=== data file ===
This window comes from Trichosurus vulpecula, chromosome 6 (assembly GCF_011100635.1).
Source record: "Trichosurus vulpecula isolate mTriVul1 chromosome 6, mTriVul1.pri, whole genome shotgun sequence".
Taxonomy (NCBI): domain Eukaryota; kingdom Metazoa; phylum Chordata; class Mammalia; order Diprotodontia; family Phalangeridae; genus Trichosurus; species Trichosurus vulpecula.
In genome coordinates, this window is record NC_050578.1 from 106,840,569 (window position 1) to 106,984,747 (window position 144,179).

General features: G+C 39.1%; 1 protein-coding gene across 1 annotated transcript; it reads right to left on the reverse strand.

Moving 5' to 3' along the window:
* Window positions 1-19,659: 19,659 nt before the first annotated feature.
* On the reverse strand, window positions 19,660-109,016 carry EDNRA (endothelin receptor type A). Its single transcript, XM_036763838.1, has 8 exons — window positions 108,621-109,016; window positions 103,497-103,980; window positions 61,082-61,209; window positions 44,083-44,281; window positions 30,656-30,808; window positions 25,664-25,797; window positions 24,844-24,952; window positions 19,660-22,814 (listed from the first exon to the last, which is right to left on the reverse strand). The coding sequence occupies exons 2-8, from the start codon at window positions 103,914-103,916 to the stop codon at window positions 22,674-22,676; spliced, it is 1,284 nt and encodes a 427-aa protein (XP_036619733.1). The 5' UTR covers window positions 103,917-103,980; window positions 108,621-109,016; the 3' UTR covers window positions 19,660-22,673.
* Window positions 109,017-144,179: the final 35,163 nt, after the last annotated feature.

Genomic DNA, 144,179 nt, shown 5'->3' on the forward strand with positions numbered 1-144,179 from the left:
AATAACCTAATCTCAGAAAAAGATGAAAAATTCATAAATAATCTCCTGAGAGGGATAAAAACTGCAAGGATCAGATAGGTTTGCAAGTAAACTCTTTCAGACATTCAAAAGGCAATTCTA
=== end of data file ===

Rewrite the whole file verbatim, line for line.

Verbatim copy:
This window comes from Trichosurus vulpecula, chromosome 6 (assembly GCF_011100635.1).
Source record: "Trichosurus vulpecula isolate mTriVul1 chromosome 6, mTriVul1.pri, whole genome shotgun sequence".
Taxonomy (NCBI): domain Eukaryota; kingdom Metazoa; phylum Chordata; class Mammalia; order Diprotodontia; family Phalangeridae; genus Trichosurus; species Trichosurus vulpecula.
In genome coordinates, this window is record NC_050578.1 from 106,840,569 (window position 1) to 106,984,747 (window position 144,179).

General features: G+C 39.1%; 1 protein-coding gene across 1 annotated transcript; it reads right to left on the reverse strand.

Moving 5' to 3' along the window:
* Window positions 1-19,659: 19,659 nt before the first annotated feature.
* On the reverse strand, window positions 19,660-109,016 carry EDNRA (endothelin receptor type A). Its single transcript, XM_036763838.1, has 8 exons — window positions 108,621-109,016; window positions 103,497-103,980; window positions 61,082-61,209; window positions 44,083-44,281; window positions 30,656-30,808; window positions 25,664-25,797; window positions 24,844-24,952; window positions 19,660-22,814 (listed from the first exon to the last, which is right to left on the reverse strand). The coding sequence occupies exons 2-8, from the start codon at window positions 103,914-103,916 to the stop codon at window positions 22,674-22,676; spliced, it is 1,284 nt and encodes a 427-aa protein (XP_036619733.1). The 5' UTR covers window positions 103,917-103,980; window positions 108,621-109,016; the 3' UTR covers window positions 19,660-22,673.
* Window positions 109,017-144,179: the final 35,163 nt, after the last annotated feature.

Genomic DNA, 144,179 nt, shown 5'->3' on the forward strand with positions numbered 1-144,179 from the left:
AATAACCTAATCTCAGAAAAAGATGAAAAATTCATAAATAATCTCCTGAGAGGGATAAAAACTGCAAGGATCAGATAGGTTTGCAAGTAAACTCTTTCAGACATTCAAAAGGCAATTCTA